III. The Postclassical Period, 500–1500 > B. The Middle East and North Africa, 500–1500 > 2. The Muslim Middle East and North Africa, c. 945–1500 > b. Iran, Iraq, and Anatolia > 1166
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  The Encyclopedia of World History.  2001.
 
 
1166
 
Death of Abd al-Qadir al-Jilani (b. 1078), founder of the Qadiriyya Sufi order. Beginning as a local chapter centered around his tomb in Baghdad, the order spread throughout the Arab world and sub-Saharan Africa, and now forms the oldest of the still-surviving Sufi orders in the region.  1
 
1176, Sept
 
BATTLE OF MYRIOKEPHALON. The army of the Seljuks of Rum ambushed and defeated the Byzantine army advancing on the Seljuk capital of Konya. The decisive encounter ended any possibility of a Byzantine reconquest of lost Anatolian territories.  2
 
1180–1225
 
Reign of the Abbasid caliph al-Nasir, the last great figure of the Abbasid family. He revived the temporal power of the caliphate and established himself as the leading authority in Iraq in the wake of the Seljuks' declining control. He built his position partly by giving state support to the futuwwa brotherhoods, which organized craftsmen and urban dwellers around an ideology of manly virtue and social justice.  3
 
1182
 
Death of Ahmad al-Rifa’i (b. c. 1106), founder of the Rifa’iyya Sufi order. The order, which is still widespread in Egypt and Syria, involves practices of self-mortification as part of its initiation rites and devotional exercises.  4
 
1209
 
Death of Nizami, perhaps the greatest romantic poet to write in Persian. His verses are so filled with learning and allusion that they defy direct translation. His five masterpieces, known as the Khamsa (Quintet), have been superbly illustrated by miniaturist painters over the centuries.  5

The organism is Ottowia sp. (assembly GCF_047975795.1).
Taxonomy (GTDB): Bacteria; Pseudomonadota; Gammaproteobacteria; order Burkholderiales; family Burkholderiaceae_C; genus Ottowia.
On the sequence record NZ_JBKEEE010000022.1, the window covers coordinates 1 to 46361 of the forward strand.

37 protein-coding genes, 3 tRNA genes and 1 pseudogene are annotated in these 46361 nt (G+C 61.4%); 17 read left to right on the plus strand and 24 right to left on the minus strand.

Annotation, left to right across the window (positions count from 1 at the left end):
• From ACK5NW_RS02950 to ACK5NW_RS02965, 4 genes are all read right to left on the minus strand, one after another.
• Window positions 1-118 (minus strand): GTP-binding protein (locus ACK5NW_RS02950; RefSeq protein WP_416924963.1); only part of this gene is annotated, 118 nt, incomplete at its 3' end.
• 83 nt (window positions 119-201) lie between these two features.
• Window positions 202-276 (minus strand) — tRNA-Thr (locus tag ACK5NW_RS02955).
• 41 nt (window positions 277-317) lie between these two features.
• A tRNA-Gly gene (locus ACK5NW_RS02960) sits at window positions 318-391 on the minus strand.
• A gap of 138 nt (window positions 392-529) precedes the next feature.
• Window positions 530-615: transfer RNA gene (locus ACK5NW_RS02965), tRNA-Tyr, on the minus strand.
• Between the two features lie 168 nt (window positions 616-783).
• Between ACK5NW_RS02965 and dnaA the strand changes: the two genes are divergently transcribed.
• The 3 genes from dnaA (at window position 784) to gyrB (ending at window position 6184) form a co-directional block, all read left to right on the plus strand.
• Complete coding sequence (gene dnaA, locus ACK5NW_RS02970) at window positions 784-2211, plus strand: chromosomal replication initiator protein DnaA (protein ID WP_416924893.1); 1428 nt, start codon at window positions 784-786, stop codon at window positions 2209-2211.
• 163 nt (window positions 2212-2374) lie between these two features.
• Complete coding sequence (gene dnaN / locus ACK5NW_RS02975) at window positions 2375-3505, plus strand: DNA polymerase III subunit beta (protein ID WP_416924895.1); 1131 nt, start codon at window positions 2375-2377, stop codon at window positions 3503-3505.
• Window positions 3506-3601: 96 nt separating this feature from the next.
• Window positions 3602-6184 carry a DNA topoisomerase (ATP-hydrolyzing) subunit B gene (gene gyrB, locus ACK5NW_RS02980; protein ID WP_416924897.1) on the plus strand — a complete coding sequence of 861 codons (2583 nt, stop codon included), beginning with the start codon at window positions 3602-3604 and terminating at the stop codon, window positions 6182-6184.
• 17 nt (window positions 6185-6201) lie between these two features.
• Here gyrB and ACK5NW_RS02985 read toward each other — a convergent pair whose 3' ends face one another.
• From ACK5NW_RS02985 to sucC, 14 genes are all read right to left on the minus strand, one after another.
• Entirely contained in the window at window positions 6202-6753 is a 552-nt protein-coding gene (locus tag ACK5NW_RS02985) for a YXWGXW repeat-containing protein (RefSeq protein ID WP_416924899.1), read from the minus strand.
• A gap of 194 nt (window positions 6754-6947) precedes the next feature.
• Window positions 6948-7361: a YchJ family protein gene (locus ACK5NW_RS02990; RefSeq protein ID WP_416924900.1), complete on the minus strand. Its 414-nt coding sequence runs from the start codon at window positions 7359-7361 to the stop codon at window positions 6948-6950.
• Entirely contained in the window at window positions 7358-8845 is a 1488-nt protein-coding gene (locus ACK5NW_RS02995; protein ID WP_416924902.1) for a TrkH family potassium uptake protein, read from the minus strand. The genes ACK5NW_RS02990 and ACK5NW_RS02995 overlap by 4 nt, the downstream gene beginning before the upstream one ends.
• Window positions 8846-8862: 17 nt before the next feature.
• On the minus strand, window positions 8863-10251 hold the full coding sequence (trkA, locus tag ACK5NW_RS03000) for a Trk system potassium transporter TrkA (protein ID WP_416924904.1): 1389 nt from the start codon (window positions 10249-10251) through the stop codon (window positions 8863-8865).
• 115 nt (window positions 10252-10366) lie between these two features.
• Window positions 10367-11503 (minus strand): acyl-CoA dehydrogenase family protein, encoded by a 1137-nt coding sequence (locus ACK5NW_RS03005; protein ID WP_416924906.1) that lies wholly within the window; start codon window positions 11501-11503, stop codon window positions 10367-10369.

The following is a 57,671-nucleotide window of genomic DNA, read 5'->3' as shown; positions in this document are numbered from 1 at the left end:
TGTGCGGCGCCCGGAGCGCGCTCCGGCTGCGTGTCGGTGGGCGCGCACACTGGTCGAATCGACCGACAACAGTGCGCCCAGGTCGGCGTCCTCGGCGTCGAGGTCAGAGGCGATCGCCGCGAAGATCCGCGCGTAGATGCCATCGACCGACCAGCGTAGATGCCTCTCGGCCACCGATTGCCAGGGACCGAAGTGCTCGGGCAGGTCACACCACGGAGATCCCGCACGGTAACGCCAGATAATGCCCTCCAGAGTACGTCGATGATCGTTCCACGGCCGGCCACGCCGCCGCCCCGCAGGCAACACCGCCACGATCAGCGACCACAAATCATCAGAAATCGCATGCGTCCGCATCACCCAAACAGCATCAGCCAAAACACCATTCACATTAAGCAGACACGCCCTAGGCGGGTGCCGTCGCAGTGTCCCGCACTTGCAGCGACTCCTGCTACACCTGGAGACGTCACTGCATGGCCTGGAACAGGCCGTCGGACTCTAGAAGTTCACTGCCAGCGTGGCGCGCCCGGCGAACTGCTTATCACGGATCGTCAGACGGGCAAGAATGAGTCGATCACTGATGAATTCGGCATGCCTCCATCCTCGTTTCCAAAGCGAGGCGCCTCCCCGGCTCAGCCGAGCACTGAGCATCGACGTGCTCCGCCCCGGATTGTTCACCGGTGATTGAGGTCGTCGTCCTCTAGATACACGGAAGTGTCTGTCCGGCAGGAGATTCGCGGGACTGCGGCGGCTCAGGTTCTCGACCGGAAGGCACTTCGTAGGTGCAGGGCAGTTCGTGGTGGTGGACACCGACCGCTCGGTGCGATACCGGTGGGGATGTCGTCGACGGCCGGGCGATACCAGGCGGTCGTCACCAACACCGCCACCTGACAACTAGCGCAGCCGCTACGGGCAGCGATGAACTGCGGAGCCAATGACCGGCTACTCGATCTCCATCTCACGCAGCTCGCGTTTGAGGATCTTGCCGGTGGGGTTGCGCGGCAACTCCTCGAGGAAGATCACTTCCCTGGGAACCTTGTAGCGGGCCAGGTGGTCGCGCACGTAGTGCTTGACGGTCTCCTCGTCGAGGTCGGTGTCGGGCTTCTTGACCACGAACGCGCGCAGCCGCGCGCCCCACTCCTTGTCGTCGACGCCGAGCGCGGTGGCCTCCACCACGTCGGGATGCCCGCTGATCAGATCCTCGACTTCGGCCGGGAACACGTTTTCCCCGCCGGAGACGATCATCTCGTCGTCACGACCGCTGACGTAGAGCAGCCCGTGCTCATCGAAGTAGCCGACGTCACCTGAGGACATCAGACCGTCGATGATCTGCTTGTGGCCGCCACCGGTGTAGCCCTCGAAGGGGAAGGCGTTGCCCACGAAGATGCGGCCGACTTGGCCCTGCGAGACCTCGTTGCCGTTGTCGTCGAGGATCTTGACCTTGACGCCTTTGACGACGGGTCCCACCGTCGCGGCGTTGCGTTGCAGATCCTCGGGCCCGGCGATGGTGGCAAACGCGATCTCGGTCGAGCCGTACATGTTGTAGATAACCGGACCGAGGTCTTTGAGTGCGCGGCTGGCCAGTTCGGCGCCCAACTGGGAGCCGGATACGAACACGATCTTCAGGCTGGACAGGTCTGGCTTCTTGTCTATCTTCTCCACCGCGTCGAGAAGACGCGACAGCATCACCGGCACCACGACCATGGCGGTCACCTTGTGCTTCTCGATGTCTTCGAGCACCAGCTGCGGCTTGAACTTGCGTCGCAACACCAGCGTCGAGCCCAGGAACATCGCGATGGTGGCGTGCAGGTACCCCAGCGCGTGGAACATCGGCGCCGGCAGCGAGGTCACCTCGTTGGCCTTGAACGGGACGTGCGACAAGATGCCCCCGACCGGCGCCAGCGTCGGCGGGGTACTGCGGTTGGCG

Death of Fakhr al-Din al-Razi (b. 1149), a prominent theologian whose work integrated philosophy and logic into Islamic theological doctrines.  6
 
1220–23
 
THE FIRST MONGOL INVASION OF IRAN (See 1190s). Leading a punitive expedition against the Khwarazm-shahs, Chinggis Khan invaded Transoxania and Khurasan. In a massive campaign of terror in eastern Iran, the Mongols razed cities and exterminated their populations. After this brutal assault, the main Mongol army withdrew from Iran, although the northern parts of the country remained under Mongol viceroys. The empire of the Khwarazm-shahs was brought to an end. The last ruler of the dynasty, Jalal al-Din, led a futile movement of resistance against the Mongols before his murder in 1231.  7
 
1221
 
Death of Farid al-Din Attar (b. 1142), a highly accomplished Sufi poet from Khurasan. His works dwell on the stages of the soul's progressive journey from this world to the next.  8
 
1229
 
Death of Yaqut (Ya’qub al-Hamawi), a Baghdadi scholar who authored a monumental geographical lexicon (Mu’jam al-buldan). The work is a mine of information, incorporating material from geographers whose original work has been lost.  9
 
1233
 
Death of Ali ibn al-Athir (b. 1160), a scholar of Mosul whose monumental history, al-Kamil fi al-ta'rikh, ranks among the greatest Middle Eastern chronicles.  10
 
1234
 
Death of Umar al-Suhrawardi (b. 1145), founder of the Suhrawardiyya Sufi order in Baghdad. The order was carried to India by Baha' al-Din al-Multani.  11
 
1240
 
The Seljuks of Rum suppressed the revolt led by the messianic figure Baba Ishak (Baba Resul) in central Anatolia. Many of the rebels fled for refuge in the frontier regions of western Anatolia, where they spread their syncretic religious beliefs and practices.  12
 
1242–43
 
THE MONGOL INVASION OF ANATOLIA. Mongol forces routed the Seljuk army at the Battle of Köse Dagh (June 1243) and reduced the Seljuk Sultanate of Rum to a vassal state. The Mongol advance changed political and social conditions dramatically in Anatolia. As the authority of the central state represented by the Seljuks weakened, a host of Turkoman principalities began to arise, waging frontier warfare against the Byzantines. They drew on the large waves of Muslim refugees who fled the Mongol advance and sought new fortunes in Anatolia.  13
 
 
 
The Encyclopedia of World History, Sixth edition. Peter N. Stearns, general editor. Copyright © 2001 by Houghton Mifflin Company. Maps by Mary Reilly, copyright 2001 by Houghton Mifflin Company. Published by Houghton Mifflin Company. All rights reserved.

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